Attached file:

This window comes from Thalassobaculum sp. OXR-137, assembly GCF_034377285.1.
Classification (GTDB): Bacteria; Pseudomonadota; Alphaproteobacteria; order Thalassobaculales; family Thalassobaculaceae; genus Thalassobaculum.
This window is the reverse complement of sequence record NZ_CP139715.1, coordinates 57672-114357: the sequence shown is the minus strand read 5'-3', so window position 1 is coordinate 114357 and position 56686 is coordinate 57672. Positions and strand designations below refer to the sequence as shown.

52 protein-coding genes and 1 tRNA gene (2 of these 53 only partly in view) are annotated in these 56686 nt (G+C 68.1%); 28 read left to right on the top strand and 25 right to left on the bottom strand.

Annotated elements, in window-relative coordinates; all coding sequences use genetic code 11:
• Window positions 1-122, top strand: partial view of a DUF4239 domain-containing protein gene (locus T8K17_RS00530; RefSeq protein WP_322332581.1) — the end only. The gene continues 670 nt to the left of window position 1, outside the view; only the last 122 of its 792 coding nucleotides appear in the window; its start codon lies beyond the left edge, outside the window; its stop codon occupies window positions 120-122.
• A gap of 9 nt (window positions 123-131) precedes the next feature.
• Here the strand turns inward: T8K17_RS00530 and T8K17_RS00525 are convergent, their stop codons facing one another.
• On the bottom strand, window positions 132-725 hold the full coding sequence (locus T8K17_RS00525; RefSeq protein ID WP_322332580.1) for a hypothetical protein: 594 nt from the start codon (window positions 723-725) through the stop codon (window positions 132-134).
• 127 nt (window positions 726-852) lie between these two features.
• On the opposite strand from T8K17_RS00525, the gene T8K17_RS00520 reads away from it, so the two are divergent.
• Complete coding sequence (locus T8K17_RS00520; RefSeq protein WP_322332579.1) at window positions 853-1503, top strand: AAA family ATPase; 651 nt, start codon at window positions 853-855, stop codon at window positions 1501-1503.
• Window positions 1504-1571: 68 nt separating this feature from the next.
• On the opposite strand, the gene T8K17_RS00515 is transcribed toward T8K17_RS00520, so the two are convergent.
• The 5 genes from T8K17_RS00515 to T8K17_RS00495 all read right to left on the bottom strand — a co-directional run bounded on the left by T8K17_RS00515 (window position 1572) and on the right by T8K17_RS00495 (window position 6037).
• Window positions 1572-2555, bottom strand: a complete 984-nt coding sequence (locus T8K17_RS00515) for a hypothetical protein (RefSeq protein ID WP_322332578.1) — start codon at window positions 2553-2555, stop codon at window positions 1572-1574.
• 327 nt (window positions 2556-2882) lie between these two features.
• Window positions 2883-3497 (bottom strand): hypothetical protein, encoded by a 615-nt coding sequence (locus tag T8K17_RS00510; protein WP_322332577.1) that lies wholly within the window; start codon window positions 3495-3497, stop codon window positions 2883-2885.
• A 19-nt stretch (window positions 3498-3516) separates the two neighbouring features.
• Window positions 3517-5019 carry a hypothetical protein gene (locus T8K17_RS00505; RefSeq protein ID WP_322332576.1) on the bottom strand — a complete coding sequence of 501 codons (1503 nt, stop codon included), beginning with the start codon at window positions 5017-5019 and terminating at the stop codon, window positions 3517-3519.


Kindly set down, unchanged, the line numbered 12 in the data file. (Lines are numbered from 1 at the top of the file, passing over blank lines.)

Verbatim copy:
• Complete coding sequence (locus T8K17_RS00520; RefSeq protein WP_322332579.1) at window positions 853-1503, top strand: AAA family ATPase; 651 nt, start codon at window positions 853-855, stop codon at window positions 1501-1503.